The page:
Sunday, 29 January 2012

Obadiah and Joel - dream dreams, see vision ... and prophesy!

I’m not sure whether I was excited by the news or perturbed by it.

Scientists have made a break through in understanding why locusts swarm.  It has to do with levels of nitrogen in their food chain.

Plagues of locusts plague north Africa to this day.  And are among the most destructive forces of nature.  The havoc they wreak is nature red in tooth and claw.

The suggestion in the news report was that scientists think now that by adding nitrogen fertilisers they may be able to reduce or even eliminate swarms of locust.

In one sense that has to be a great cheer.

But in another breath, I wonder.  Are such events in nature part of the world?  Do we tinker with such events at our peril?  And yet who are we to pontificate if people are plagued so destructively by them.

Mention a plague of locusts and those who know their bible stories, not least the bible stories of Sunday school will think of the ten plagues that came upon the Egyptians as Moses pleaded with Pharaoh to ‘let my people go’.

It’s fascinating to see how the themes of the Exodus crop up again and again as the story of the Old Testament unfolds.  Often the prophets pick up on elements of the Exodus story as people again find themselves facing the destructive powers that be of what can all too often be a very cruel world.

Three of the minor prophets who make up the Book of the Twelve are difficult to date.  Jonah, Obadiah and Joel.    What is beyond doubt is that they date from a time when calamity has befallen the people or threatens to come upon the people of Israel.  But which calamitous events these words are set against is difficult to pin down.

Obadiah sees destruction coming upon the enemies of Israel, and is filled with hope at the final triumph of Israel.  In the face of calamitous destruction ‘on Mount Zion there shall be those that escape, and it shall be holy!’

These prophets, like all the rest of the prophetic writings have that rhythm of gathering gloom as the people are confronted with the consequences of their disobedience of God, followed by a glimpse of light as hope dawns with the promise of God’s saving grace to look to.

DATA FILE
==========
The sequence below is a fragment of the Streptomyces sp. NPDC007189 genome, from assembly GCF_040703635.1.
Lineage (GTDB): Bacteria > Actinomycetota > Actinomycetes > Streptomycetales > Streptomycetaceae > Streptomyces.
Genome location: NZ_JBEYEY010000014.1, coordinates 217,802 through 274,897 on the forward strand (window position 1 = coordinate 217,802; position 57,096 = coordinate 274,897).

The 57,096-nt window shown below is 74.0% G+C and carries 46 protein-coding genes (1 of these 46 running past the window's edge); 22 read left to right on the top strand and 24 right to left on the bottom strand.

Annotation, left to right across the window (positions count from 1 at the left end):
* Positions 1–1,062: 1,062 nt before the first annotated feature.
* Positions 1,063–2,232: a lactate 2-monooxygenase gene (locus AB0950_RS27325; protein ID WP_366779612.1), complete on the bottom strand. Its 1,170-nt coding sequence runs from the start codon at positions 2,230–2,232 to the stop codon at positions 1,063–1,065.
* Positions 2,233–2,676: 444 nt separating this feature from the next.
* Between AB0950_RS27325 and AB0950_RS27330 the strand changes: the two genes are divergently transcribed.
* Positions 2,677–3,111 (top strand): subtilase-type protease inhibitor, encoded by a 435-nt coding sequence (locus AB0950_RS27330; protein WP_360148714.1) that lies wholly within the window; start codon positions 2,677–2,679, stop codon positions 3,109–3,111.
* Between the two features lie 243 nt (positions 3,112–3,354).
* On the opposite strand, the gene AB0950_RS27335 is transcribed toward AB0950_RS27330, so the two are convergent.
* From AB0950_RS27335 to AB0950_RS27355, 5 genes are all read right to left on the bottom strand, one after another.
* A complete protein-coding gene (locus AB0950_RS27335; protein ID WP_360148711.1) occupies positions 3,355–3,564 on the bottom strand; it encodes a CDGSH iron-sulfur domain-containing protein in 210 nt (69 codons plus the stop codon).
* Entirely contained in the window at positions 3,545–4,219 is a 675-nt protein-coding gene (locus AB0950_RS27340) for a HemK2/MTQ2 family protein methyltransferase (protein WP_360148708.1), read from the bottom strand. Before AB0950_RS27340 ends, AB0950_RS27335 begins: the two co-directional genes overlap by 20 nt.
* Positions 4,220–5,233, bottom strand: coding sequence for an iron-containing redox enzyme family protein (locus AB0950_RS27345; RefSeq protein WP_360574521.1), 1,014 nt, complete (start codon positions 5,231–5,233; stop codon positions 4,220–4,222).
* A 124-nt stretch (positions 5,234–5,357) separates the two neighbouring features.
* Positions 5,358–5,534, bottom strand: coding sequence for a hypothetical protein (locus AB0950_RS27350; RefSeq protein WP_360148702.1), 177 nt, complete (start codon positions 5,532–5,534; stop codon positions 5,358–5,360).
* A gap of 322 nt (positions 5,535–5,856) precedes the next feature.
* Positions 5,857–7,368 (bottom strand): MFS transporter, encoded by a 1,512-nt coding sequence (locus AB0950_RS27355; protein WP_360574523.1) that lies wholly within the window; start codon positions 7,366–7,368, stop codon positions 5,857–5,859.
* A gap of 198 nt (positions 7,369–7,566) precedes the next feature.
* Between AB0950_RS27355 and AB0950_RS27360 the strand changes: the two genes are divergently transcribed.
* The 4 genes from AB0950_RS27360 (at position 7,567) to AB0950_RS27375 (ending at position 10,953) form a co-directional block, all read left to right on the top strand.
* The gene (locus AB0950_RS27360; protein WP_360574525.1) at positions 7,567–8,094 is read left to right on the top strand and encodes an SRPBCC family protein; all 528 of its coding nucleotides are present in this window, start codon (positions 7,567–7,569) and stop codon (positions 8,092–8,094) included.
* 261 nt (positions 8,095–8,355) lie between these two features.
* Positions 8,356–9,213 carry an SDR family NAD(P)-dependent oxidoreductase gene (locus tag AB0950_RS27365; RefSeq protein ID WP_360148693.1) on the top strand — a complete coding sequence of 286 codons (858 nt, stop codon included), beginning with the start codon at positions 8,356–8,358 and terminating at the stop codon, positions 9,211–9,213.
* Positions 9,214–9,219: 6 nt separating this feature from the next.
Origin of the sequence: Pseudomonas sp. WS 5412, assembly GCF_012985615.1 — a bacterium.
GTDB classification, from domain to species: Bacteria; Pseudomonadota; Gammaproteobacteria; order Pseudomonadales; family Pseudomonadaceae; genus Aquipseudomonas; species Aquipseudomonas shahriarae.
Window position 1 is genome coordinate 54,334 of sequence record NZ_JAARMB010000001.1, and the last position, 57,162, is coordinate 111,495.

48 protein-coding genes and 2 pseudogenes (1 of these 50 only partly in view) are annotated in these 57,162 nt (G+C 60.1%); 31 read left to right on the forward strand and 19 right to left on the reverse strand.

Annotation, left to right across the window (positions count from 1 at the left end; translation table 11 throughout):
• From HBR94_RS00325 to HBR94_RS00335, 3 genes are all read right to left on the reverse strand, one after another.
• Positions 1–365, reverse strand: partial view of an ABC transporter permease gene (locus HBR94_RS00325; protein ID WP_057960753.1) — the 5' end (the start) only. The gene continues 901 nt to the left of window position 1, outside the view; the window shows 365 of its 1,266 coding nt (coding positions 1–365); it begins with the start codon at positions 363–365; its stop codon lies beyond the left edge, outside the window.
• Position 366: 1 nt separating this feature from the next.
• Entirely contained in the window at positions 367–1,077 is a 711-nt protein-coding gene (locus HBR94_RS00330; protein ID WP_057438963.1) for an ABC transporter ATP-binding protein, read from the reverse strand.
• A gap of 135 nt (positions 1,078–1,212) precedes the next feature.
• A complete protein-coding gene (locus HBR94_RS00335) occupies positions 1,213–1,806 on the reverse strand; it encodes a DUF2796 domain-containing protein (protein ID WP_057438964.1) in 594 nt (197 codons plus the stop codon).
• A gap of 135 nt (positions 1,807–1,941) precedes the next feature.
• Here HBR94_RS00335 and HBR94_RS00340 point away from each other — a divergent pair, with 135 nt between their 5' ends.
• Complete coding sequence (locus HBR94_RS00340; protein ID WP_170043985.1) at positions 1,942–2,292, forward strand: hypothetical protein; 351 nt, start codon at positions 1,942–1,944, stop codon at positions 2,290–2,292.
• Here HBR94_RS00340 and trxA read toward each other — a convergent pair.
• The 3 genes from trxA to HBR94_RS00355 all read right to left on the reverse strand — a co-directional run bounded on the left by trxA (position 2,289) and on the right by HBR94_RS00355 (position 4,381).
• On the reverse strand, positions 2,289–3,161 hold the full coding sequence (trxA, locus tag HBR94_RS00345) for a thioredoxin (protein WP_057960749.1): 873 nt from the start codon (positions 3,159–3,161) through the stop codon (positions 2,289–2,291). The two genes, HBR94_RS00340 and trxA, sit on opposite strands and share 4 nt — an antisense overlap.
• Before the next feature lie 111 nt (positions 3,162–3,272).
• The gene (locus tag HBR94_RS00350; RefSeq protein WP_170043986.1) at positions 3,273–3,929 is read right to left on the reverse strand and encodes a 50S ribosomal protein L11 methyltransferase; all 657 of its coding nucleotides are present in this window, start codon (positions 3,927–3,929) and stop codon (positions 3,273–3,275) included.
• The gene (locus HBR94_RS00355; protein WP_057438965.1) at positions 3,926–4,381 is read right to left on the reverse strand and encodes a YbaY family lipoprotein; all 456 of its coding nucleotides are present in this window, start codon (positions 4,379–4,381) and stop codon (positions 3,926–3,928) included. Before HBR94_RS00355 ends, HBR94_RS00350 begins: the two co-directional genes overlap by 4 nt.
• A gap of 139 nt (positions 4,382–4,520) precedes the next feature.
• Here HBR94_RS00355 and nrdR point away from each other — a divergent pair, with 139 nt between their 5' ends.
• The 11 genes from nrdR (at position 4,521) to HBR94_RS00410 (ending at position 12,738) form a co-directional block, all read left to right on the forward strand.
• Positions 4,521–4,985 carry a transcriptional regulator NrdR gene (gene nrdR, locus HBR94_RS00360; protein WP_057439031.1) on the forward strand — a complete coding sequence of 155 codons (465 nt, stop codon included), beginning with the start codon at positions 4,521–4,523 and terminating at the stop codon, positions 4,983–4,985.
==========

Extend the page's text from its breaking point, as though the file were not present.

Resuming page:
I guess it is that rhythm that captures my imagination as I read the Old Testament in today’s world.  Ours is a world that at every turn seems to be falling apart – it seems as if there is an unrelenting gloom as one follows the news.  I don’t envy this young generation as they face such an uncertain future, is a refrain I hear more and more frequently in my visiting of all sorts of people.  It is a troubling world.

That sense of gloom is one that is shared by Joel as he contemplates the destructive forces that are let loose in his world.  In a sense it doesn’t matter that it is not possible to pin-point the backdrop against which he is writing.  His words have a timeless feel to them as they speak to any age that has that sense of gathering gloom.

The image he uses is stark.

And it is an image that makes great sense even today in those parts of the world, not least in North Africa plagued by swarming locusts.

 Hear this, O elders,
   give ear, all inhabitants of the land!
Has such a thing happened in your days,
   or in the days of your ancestors? 
Tell your children of it,
   and let your children tell their children,
   and their children another generation. 

What the cutting locust left,
   the swarming locust has eaten.
What the swarming locust left,
   the hopping locust has eaten,
and what the hopping locust left,
   the destroying locust has eaten. 
Faced with such destructive forces the challenge of Joel is to wake up, come to your senses, keep watch.

Wake up, you drunkards, and weep;
   and wail, all you wine-drinkers,
over the sweet wine,
   for it is cut off from your mouth. 
For a nation has invaded my land,
   powerful and innumerable;
vines laid waste,

its teeth are lions’ teeth,
   and it has the fangs of a lioness. 
It has laid waste my vines,
   and splintered my fig trees;
it has stripped off their bark and thrown it down;
   their branches have turned white. 

Powerful stuff.  Even if you haven’t read Joel recently, I wonder whether you recognize anything here.  Is there a hint of something familiar?  I wonder.